So, in case you haven’t realized, I haven’t updated my blog in 9 months. Myyyy bad. I documented effectively my first ten months at Chimoio. Unfortunately, my blog won’t have these past 9 months. In those 9 months I did an immense amount of growing... perhaps the most of my life. Perhaps I should have documented the highs and lows, but I’ll document now some of the things I remember and now I’ve been convinced it’s important to document my final 6 months in Mozambique.
There is a saying here in the local dialect “pamberi ne kubatsirana” which roughly translates to “go forth and assist, always.” How do things get done in the States? You meet with all the people involved, consider your options, set an action plan and go to work on that plan. That method does NOT work here and I spent an absurd amount of months trying and failing miserably before I figured that out. Take having a 2:00pm meeting for example. If it’s too hot and sunny, that’s a perfectly valid reason for somebody not to show up. When you try to talk to the other people that came to the meeting about how it’s better for everyone to show up on time, they will respond “oh yeah I mean it is pretty hot. I don’t blame her.” I was taught, as many Americans are that “If you’re on time, you’re late.” You must be 10 minutes early to be on time. I remember distinctly as a pledge coming to the Fraternity House and having Trevor Shipley, forever in __kai__ bitch us out for 2 of our members showing up at 8:58pm for our 9:00pm meeting.
Here, well many people don’t have watches or phones so they'll judge if they’re supposed to be at a meeting based on what it “feels like.” Even if they do have a watch or phone, they’ll act as if they don’t. This seems a bit absurd to us but perhaps that’s just the way we’ve been trained to believe is right. In the States we’re all about efficiency and that can be a great thing. We work long, hard hours. God knows I’ve appreciated seeing it from my own parents, busting their asses for me and my sister our whole lives.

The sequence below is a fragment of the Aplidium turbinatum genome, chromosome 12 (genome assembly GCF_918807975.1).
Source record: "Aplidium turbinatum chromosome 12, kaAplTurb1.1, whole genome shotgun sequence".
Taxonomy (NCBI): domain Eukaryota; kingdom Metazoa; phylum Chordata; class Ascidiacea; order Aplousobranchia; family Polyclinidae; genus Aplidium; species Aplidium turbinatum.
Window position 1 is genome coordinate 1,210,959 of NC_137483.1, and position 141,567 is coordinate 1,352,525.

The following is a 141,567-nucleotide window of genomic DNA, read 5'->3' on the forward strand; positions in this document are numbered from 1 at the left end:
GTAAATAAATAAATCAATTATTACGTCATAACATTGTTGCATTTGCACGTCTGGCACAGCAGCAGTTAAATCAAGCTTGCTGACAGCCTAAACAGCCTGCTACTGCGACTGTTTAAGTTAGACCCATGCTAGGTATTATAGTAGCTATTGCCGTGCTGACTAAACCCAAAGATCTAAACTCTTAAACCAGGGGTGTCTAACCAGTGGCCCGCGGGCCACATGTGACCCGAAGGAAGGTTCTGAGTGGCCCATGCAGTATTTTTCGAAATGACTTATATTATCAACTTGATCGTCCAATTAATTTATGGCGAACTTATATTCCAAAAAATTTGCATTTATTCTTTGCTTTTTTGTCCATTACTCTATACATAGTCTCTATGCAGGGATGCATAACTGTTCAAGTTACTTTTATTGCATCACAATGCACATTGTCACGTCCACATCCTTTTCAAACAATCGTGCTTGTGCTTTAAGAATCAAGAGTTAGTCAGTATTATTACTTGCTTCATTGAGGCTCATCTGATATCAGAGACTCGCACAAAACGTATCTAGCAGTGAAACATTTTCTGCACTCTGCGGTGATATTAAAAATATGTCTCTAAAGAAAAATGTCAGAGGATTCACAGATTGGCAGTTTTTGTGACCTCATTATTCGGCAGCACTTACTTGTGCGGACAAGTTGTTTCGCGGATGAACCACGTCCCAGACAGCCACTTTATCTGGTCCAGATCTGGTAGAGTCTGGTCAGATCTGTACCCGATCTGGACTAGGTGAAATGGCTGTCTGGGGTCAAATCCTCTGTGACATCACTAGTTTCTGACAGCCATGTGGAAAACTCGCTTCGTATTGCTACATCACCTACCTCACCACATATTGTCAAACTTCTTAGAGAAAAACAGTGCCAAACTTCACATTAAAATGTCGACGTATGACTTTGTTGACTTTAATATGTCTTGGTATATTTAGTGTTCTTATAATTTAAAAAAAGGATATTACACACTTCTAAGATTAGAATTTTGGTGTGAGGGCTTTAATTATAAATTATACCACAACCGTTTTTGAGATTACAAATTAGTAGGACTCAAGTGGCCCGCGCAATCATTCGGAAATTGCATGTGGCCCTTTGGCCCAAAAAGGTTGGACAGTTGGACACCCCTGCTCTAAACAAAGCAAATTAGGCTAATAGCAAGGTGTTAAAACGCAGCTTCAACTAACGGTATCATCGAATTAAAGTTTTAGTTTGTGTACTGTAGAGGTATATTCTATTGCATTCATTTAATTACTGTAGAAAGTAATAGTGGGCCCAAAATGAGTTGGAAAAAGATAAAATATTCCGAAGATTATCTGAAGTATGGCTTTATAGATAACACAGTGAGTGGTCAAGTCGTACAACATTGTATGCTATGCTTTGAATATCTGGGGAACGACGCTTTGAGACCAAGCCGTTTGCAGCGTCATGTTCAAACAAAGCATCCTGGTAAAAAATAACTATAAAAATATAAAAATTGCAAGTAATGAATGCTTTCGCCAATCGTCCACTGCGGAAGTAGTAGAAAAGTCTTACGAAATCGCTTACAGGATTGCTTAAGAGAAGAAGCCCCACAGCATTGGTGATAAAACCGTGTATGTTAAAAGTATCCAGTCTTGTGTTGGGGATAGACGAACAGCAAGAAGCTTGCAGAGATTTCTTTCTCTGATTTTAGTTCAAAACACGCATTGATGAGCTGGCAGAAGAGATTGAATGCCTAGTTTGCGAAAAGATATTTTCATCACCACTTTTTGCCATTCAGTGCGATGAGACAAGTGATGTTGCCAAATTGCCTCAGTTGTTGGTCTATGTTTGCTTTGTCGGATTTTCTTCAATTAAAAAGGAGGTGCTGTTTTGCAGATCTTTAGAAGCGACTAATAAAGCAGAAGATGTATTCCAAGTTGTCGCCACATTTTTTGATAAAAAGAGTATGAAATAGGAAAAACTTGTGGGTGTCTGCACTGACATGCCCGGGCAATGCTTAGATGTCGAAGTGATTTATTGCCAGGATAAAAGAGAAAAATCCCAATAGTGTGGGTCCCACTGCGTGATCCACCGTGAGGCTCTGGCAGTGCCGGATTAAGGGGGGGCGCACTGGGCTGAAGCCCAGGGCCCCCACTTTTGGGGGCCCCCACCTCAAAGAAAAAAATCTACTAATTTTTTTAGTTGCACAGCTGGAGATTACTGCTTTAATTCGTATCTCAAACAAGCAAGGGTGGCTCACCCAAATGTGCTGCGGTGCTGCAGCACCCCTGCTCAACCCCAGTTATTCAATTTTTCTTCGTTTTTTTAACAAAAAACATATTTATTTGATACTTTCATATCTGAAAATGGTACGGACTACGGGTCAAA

Here in Mozambique, efficiency takes a backseat. Here, it’s all about relationships. If my counterpart and I are running late to a meeting, it is still perfectly valid to stop and talk to a woman and have a 10-minute conversation with her about how her tomatoes are growing. Naturally as I’m sitting with my counterpart and she’s talking to this woman about her tomatoes, I’m losing my mind and thinking who gives a damn whether her tomatoes are growing! Let’s get to this meeting. We’re late!... But I’ve gotta respect the culture, and realize that I’d be being rude for brushing off the woman. Relationships are everything and people understand when you’re late.
If you’re in a chapa(essentially an overcrowded minivan used for public transport) and there’s another chapa stopped on the side of the road, your chapa driver will undoubtedly stop for the other chapa driver, even if it’s clear there’s nothing that can be done to help. If they’re waiting for somebody to bring them a tool to fix the issue, your chapa driver will ask what happened, what they’re gonna do, and who knows, maybe how their tomatoes are growing. If a member of the community passes away, you don’t generally wait til the weekend to ensure everybody can attend and not miss work. You drop everything you’re doing and go the funeral the next day. In an instance like this, it gives you doubts as to whether our culture in the States has got it right, or perhaps if we’re too consumed with our work and our efficiency.
I’m still stubborn as hell(Sorry Grandma. You always told me that.) and come to the 2:00pm meetings at 1:50. Some habits are hard to change even if I know damn well I’ll be reading a book by myself for at least an hour. But on my 20 minute walk to where we meet, I’ll look around, feel the temperature, ask myself, “am I sweating, from the heat?” I’ll look at the sky and the clouds and I’ve become pretty good at estimating just how late our meeting is going to start. Now the Mozambican culture is diverse much like America and this is most certainly a generalization, but these are recurring things I run into on a daily basis.
In the States it seems it’s never about the journey and it’s always about the destination. In reality, the journey is everything, and Mozambicans with their calm, slow paced walks, stopping to pick a mango, stopping to discuss a person’s day(and perhaps their tomatoes) get that. Now I absolutely love America, do not get me wrong. I will be thrilled to be back home with my family and friends in 6 months. But it is interesting to consider: In America, running through the streets from meeting to meeting, looking nobody in the eye, perhaps only messing with our phones… are we really the ones doing it right? Or are Mozambicans in their beautifully inefficient nature?